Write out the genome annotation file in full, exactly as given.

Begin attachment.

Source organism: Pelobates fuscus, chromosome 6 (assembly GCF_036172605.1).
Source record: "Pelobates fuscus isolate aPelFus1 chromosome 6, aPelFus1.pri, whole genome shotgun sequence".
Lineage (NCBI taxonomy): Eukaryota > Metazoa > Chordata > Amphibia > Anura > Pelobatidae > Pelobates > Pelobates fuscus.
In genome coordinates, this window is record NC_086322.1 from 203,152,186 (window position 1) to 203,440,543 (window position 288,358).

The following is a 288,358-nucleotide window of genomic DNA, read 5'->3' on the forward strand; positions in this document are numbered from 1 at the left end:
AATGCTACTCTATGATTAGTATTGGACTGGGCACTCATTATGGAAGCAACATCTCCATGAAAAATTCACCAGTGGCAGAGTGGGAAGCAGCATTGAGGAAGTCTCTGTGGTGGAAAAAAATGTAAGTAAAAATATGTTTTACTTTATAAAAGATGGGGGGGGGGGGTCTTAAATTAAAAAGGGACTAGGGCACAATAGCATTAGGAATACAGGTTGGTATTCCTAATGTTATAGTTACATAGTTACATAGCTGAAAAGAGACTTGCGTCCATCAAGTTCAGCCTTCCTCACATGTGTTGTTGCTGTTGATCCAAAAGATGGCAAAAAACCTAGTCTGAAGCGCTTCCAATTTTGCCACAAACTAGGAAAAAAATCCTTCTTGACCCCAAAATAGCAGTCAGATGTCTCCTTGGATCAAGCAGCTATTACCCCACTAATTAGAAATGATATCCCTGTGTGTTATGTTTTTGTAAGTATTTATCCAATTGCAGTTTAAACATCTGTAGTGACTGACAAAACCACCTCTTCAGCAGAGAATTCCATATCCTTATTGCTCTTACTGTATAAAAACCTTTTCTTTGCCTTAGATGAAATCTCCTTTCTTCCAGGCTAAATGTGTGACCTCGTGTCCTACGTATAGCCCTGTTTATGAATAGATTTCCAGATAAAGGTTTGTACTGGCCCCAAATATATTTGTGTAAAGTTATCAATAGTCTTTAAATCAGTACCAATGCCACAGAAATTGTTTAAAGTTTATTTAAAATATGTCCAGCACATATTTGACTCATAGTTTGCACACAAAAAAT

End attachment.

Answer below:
Source organism: Pelobates fuscus, chromosome 6 (assembly GCF_036172605.1).
Source record: "Pelobates fuscus isolate aPelFus1 chromosome 6, aPelFus1.pri, whole genome shotgun sequence".
Lineage (NCBI taxonomy): Eukaryota > Metazoa > Chordata > Amphibia > Anura > Pelobatidae > Pelobates > Pelobates fuscus.
In genome coordinates, this window is record NC_086322.1 from 203,152,186 (window position 1) to 203,440,543 (window position 288,358).

The following is a 288,358-nucleotide window of genomic DNA, read 5'->3' on the forward strand; positions in this document are numbered from 1 at the left end:
AATGCTACTCTATGATTAGTATTGGACTGGGCACTCATTATGGAAGCAACATCTCCATGAAAAATTCACCAGTGGCAGAGTGGGAAGCAGCATTGAGGAAGTCTCTGTGGTGGAAAAAAATGTAAGTAAAAATATGTTTTACTTTATAAAAGATGGGGGGGGGGGGTCTTAAATTAAAAAGGGACTAGGGCACAATAGCATTAGGAATACAGGTTGGTATTCCTAATGTTATAGTTACATAGTTACATAGCTGAAAAGAGACTTGCGTCCATCAAGTTCAGCCTTCCTCACATGTGTTGTTGCTGTTGATCCAAAAGATGGCAAAAAACCTAGTCTGAAGCGCTTCCAATTTTGCCACAAACTAGGAAAAAAATCCTTCTTGACCCCAAAATAGCAGTCAGATGTCTCCTTGGATCAAGCAGCTATTACCCCACTAATTAGAAATGATATCCCTGTGTGTTATGTTTTTGTAAGTATTTATCCAATTGCAGTTTAAACATCTGTAGTGACTGACAAAACCACCTCTTCAGCAGAGAATTCCATATCCTTATTGCTCTTACTGTATAAAAACCTTTTCTTTGCCTTAGATGAAATCTCCTTTCTTCCAGGCTAAATGTGTGACCTCGTGTCCTACGTATAGCCCTGTTTATGAATAGATTTCCAGATAAAGGTTTGTACTGGCCCCAAATATATTTGTGTAAAGTTATCAATAGTCTTTAAATCAGTACCAATGCCACAGAAATTGTTTAAAGTTTATTTAAAATATGTCCAGCACATATTTGACTCATAGTTTGCACACAAAAAAT